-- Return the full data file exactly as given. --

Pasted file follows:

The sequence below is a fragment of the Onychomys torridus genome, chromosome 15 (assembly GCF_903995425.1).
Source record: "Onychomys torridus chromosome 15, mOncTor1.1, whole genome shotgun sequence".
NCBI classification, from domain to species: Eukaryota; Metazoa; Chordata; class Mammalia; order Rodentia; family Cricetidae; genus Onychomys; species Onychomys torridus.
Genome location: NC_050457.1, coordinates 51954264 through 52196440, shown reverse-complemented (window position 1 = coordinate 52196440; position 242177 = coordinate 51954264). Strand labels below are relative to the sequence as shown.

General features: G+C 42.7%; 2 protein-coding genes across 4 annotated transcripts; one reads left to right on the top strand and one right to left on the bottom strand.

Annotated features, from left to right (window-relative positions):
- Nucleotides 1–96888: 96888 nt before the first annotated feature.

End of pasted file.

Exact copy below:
The sequence below is a fragment of the Onychomys torridus genome, chromosome 15 (assembly GCF_903995425.1).
Source record: "Onychomys torridus chromosome 15, mOncTor1.1, whole genome shotgun sequence".
NCBI classification, from domain to species: Eukaryota; Metazoa; Chordata; class Mammalia; order Rodentia; family Cricetidae; genus Onychomys; species Onychomys torridus.
Genome location: NC_050457.1, coordinates 51954264 through 52196440, shown reverse-complemented (window position 1 = coordinate 52196440; position 242177 = coordinate 51954264). Strand labels below are relative to the sequence as shown.

General features: G+C 42.7%; 2 protein-coding genes across 4 annotated transcripts; one reads left to right on the top strand and one right to left on the bottom strand.

Annotated features, from left to right (window-relative positions):
- Nucleotides 1–96888: 96888 nt before the first annotated feature.